Arts and Nations: The Rise of the National Idiom in East-Central European Music, Literature, and the Visual Arts

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Course Information
Discipline(s): 
Cultural Studies
Art History
History
Terms offered: 
Spring
Credits: 
3
Language of instruction: 
English
Contact Hours: 
45
Prerequisites: 

Basic knowledge of 19th and 20th century European history.

 

Description: 

The rise of nations and nationalism in most Central and East-Central European countries in the 19th and much of the 20th centuries was supported and accelerated by, as well as reflected on, art and art-forms. The study of art in this region helps understand the way “imagined communities” or real we call nations emerged. The national language, poetry, music, painting, sculpture, architecture, and a host of other artistic genres have impacted the philosophy and politics of nation- building, national and nationalist movements throughout the former “Eastern” Europe. The fabric of national and nationalist thinking can be better approached and understood through the study of artistic expression.

The course will serve as an introduction into the most important cultural differences among various Central and East-Central European countries, ethnic, national and religious groups. Special emphasis will be given to what we may identify as the “national idiom” such as the language, the folk poetry and folk music, and the “national genres” such as the national opera, the national painting and the historical novel, which have both created and expressed national cultures. As Central and East Central European nations are deeply embedded in their languages, cultures, and cultural symbolism, this field of study is essential to the historical appraisal of the region. Providing a general cultural background to Central European studies in Vienna, the course is essential to understand nationalism as it has developed in the modern history of Central and East-Central Europe.

Attendance policy: 

Required

 

Learning outcomes: 

By the end of the course, students should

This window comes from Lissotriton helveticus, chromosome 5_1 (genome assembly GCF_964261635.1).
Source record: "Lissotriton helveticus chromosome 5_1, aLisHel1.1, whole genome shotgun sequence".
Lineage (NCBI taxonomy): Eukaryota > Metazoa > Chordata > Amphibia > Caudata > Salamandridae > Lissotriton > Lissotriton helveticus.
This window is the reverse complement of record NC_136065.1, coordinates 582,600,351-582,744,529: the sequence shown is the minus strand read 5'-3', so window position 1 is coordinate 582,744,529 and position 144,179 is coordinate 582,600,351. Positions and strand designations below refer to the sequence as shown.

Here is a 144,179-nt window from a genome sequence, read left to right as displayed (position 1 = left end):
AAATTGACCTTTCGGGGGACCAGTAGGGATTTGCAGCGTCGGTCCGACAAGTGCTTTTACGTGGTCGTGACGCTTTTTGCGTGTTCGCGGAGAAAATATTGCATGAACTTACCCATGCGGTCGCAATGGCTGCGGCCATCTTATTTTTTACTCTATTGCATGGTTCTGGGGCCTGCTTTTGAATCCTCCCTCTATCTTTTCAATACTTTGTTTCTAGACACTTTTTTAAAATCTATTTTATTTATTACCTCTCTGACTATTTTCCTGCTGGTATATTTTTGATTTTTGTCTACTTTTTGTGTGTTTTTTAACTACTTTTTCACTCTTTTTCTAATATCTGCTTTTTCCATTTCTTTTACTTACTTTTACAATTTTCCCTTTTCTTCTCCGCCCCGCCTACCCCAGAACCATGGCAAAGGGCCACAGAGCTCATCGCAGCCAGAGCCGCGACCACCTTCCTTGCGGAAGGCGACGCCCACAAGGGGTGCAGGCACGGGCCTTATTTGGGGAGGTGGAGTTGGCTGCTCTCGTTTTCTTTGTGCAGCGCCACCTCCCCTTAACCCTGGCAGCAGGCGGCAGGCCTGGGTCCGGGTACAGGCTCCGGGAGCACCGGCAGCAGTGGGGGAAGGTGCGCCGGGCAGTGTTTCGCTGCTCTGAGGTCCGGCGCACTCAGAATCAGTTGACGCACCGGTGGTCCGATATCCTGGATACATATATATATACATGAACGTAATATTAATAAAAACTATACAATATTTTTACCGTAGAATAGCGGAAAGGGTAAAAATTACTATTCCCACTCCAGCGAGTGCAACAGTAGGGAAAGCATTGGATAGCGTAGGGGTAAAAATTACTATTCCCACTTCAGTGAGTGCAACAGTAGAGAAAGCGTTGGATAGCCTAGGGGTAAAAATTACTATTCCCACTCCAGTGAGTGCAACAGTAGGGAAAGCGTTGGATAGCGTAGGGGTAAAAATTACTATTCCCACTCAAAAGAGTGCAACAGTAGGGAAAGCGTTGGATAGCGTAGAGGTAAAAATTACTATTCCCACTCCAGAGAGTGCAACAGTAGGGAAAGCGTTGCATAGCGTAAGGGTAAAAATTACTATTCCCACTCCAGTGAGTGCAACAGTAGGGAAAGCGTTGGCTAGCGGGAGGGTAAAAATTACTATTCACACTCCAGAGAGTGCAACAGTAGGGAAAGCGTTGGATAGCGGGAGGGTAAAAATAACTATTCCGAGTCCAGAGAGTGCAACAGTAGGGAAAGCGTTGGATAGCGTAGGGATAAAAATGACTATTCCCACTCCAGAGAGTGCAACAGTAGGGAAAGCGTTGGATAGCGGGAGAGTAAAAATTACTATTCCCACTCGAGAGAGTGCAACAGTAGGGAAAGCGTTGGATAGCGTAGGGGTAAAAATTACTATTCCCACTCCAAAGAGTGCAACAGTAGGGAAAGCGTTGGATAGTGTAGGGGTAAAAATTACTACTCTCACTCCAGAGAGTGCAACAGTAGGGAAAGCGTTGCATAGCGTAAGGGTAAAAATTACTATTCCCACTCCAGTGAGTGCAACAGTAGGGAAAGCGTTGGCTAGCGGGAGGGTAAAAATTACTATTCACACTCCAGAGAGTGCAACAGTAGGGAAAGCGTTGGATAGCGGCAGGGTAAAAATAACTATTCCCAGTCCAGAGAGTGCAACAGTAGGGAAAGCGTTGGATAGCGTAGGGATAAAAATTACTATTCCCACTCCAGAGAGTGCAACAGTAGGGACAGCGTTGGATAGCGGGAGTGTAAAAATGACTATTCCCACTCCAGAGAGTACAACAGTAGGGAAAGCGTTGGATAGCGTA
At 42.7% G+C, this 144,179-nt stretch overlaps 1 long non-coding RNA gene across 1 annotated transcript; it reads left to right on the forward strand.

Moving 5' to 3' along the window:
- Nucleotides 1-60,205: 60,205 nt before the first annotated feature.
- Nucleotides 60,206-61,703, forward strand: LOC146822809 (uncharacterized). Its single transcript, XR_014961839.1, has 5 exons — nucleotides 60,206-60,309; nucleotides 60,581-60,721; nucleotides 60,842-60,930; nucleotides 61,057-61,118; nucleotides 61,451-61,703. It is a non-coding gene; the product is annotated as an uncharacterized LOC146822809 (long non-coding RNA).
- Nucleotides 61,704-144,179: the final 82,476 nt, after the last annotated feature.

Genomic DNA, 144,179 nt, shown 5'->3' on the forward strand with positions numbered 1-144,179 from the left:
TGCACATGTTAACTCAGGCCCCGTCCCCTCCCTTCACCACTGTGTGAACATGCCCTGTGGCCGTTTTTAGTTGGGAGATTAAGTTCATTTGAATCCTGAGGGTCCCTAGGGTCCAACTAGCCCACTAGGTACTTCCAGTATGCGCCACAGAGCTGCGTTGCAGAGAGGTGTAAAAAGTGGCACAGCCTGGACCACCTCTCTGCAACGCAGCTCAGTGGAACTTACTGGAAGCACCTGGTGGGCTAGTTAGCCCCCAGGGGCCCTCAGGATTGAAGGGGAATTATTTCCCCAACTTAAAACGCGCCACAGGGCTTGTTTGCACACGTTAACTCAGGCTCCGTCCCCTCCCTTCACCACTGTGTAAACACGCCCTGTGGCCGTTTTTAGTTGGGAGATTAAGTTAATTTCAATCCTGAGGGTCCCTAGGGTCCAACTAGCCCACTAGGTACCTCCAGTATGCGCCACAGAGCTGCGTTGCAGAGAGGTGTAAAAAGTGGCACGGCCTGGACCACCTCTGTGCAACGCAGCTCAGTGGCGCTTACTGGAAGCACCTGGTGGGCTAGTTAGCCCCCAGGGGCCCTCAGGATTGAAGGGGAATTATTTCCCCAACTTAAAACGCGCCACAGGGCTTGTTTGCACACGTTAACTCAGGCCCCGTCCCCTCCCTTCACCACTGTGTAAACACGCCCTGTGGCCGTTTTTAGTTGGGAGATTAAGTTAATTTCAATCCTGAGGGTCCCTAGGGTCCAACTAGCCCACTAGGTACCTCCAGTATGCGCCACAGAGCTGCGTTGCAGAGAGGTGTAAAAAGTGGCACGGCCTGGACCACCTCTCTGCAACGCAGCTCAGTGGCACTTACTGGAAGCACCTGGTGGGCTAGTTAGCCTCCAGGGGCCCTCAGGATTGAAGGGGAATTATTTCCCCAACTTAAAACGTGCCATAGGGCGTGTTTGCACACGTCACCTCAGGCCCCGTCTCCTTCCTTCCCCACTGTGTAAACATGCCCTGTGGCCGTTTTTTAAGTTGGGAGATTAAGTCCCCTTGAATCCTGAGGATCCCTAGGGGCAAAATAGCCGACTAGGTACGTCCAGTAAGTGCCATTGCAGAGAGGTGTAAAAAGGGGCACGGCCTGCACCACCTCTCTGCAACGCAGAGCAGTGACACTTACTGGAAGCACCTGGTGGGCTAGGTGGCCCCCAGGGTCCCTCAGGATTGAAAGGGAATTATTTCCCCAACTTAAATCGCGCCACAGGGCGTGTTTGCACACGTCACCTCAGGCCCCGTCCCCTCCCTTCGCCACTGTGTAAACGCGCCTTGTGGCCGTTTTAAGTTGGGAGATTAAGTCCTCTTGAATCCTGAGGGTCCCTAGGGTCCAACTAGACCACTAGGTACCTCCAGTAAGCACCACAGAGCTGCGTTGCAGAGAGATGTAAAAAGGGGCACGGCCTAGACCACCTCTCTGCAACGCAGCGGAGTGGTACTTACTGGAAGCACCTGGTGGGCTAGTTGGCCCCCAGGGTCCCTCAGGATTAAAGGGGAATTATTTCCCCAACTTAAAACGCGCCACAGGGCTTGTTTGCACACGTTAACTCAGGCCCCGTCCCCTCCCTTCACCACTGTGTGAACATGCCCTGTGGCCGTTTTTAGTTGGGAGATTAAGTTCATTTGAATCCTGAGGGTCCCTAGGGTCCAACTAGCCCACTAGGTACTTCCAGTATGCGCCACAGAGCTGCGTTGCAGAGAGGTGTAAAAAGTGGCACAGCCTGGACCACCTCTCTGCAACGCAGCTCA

- be able to know of the history of nationalism in Europe;

- understand the contribution of music, literature and the visual arts to the building of the nations in Europe;

- develop the ability to relate his/her experiences of nationalism and patriotism in the U.S. with similar phenomena in Europe;

- learn substantially of the European origins of patterns of American thought.

 

Method of presentation: 

Lectures, organized discussions, student presentations

 

Field study: 

Optional Programs

*Touring national/historical public monuments in Vienna

*Field trip to Budapest, Hungary

*An audio/video performance and discussion of an East-Central European national opera such as Bánk bán by Ferenc Erkel or Prodaná nevesta by Bedrich Smetana

 

Required work and form of assessment: 

(1) Mid-term exam (identifications of terms, names, dates; map quiz; essay question)
(2) A take-home paper of 15,000 characters (cca 10-12 pages)
(3) Final exam (identifications of terms, names, dates; map quiz; essay question)

Grading: Attendance 10%, mid-term exam 30%, take-home paper 30%, final exam 30%

 

content: 

Week 1-2 The age of nationalism

Ethnicity, nation, nationality, nationalism in Europe and in America in the 18th and 19th centuries.
National products, national economy, national market. Regional differences in Europe. The unification of Germany and Italy. From empires to nation state: emerging nations in Russia, the Habsburg Monarchy, and th Ottoman Empire. Nation building: new nations in Central and East-Central Europe. Comparisons with the Unite States.

Readings: Part II of Reader

Week 3 From romantic to modern: the making of national art

Art forms and movements in modern Europe and their impact on the United States. From Classical to Romantic the impact of political and social change in England and France. Interactions of social revolutions and artistic change. Art forms as expressions and shapers of historical development. European art and national art: the ris of the national in artistic expression. Great figures of the Romantic Movement in Europe. Links between Romanticism and nationalism.

Readings: Part II of Reader

Week 4 National idioms I: The rise of the national language(s), folksong and poetry